I couldn't believe what I was seeing when I opened the Quality Digest
Web site and saw a light-hearted request for readers to send in their personal definitions of "quality." Can you imagine Accounting Digest asking for a definition of accounting? How about Orthodontist's Magazine, or Industrial Engineering Weekly?
The problem with the quality business has always been the lurking impression that we're talking about varying degrees of "goodness." In the secular world, people refer to
"high-quality" restaurants and "low-quality" products and everyone pretends to know what that means. It's OK for anyone to use words any way they wish. That's their privilege.
But those of us who have to make quality happen must have a definition that's manageable and measurable. "Goodness" is neither.
I have always defined quality as
"conformance to requirements"; the ISO 9000 procedures use that definition also. This lets us measure the price of nonconformance (PONC) and place quality management on the same level as
everything else that's measured financially. Then we can see progress or lack of it; we can see where the problems originate and can contribute to the organization's financial success.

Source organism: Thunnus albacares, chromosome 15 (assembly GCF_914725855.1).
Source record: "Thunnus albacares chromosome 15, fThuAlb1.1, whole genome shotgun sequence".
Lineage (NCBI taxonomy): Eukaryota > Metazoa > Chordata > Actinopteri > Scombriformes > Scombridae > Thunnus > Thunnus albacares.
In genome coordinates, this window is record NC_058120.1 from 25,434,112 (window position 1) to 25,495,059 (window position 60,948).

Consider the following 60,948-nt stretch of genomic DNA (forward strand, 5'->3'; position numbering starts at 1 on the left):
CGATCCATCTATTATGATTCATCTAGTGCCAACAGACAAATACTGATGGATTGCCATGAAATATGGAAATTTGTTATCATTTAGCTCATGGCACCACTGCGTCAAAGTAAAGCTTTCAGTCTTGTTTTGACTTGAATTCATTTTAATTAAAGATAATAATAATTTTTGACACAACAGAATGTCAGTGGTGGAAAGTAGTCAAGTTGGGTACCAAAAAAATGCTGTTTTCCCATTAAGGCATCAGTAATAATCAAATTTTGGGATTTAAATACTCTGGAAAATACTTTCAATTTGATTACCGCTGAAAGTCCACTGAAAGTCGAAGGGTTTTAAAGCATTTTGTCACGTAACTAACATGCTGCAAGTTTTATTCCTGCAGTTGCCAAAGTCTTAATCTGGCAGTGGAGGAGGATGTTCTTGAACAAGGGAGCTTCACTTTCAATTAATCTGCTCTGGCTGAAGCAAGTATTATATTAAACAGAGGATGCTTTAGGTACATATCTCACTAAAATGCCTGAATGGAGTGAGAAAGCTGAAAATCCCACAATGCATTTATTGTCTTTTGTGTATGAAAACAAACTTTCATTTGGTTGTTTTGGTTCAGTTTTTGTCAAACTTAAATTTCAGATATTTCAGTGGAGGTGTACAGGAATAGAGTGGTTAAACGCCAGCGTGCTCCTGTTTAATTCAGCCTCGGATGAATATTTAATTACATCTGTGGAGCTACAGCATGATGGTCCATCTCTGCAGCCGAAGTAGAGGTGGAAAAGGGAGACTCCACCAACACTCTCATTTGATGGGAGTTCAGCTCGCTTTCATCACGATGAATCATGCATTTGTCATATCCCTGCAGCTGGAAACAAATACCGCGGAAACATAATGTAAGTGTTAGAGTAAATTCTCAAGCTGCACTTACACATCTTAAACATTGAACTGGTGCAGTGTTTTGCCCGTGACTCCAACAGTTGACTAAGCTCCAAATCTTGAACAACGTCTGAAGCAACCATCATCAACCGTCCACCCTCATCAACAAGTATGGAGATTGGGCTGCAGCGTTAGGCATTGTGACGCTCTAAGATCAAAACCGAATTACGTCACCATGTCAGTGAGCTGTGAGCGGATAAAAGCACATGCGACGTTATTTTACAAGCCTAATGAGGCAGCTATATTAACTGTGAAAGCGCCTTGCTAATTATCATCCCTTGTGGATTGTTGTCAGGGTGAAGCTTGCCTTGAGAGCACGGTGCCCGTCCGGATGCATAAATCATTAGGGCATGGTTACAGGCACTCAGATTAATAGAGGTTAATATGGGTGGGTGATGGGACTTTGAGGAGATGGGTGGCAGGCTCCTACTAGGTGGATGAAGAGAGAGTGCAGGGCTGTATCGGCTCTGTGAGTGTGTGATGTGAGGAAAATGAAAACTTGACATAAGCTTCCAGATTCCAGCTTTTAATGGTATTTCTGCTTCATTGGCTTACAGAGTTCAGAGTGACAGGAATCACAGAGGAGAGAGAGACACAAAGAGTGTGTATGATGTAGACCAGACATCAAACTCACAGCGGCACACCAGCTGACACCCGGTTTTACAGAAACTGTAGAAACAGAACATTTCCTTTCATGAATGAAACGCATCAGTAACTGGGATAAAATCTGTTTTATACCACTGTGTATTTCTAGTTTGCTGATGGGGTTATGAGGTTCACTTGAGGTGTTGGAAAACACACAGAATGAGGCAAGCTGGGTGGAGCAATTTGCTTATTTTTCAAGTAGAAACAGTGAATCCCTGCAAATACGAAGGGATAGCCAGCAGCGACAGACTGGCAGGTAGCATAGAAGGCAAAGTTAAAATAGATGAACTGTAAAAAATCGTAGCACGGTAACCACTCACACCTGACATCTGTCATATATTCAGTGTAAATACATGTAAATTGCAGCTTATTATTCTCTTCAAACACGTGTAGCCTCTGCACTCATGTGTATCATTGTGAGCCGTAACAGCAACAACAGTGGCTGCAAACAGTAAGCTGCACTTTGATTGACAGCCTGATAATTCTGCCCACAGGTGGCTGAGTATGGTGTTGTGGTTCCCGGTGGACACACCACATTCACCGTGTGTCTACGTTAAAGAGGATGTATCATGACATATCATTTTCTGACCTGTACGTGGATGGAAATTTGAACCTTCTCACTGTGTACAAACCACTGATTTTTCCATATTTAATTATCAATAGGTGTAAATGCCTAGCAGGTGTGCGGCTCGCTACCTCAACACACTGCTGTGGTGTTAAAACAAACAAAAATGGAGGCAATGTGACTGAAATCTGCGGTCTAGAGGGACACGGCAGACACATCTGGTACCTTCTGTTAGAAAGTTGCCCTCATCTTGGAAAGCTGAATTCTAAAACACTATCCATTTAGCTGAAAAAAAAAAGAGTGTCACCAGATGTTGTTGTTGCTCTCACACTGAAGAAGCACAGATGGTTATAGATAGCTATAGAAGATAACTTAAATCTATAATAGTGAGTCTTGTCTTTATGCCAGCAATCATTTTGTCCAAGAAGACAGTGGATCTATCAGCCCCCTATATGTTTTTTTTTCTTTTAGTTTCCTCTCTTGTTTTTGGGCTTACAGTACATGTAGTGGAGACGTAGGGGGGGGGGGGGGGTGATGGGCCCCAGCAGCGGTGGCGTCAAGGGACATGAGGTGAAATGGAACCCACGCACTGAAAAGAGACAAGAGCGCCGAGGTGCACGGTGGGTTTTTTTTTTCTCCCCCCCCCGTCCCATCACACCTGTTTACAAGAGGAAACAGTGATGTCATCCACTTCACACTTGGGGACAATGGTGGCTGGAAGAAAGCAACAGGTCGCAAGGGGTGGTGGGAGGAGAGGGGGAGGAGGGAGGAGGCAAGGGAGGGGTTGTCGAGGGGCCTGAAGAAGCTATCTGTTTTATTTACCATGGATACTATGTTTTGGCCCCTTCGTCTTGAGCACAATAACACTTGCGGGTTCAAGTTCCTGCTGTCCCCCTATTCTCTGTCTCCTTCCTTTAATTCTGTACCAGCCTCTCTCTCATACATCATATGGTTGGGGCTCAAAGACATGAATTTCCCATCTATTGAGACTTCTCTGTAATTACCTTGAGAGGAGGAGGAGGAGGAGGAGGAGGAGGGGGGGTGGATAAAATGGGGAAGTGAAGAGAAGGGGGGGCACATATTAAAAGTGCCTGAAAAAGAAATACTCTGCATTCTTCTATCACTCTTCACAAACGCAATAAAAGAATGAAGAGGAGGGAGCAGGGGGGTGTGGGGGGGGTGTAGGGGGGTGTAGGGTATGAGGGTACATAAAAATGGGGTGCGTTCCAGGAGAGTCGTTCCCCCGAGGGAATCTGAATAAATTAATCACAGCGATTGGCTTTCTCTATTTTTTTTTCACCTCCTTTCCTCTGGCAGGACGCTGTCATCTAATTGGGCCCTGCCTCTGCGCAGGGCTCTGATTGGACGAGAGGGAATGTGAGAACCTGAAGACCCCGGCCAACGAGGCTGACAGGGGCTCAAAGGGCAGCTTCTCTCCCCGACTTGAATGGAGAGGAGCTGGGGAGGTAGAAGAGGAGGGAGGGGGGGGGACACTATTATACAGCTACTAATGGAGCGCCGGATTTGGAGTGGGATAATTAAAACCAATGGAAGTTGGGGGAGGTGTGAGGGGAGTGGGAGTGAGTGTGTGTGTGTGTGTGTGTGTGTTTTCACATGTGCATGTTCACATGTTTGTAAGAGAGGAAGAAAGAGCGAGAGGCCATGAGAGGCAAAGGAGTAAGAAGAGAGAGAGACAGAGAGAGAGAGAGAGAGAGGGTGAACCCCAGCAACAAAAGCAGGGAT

At PCA II we use the PONC with all of our clients and have developed an interactive CD-ROM that lets individuals, or organizations, learn how to understand and implement this
measurement. But it's not based on feeling good or knowing quality when you see it or exceeding customer's expectations or being excellent. None of those have meaning that can be communicated,
and they aren't measurable.
This is not some intellectual exercise. This is about real life and being useful as a quality professional. Very few organizations do their work
properly. Unless they know the value of integrity (conforming to requirements) and can measure it in real money, they'll never care enough to do things right the first time.
About the author
Philip B. Crosby, a popular speaker and founder of Philip Crosby Associates--now PCA II--is also
the author of several books, including Quality and Me: Lessons from an Evolving Life (Jossey-Bass, 1999). To order "To Be an Executive by Choice," visit his Web site at
www.philipcrosby.com or call (800) 223-3932. .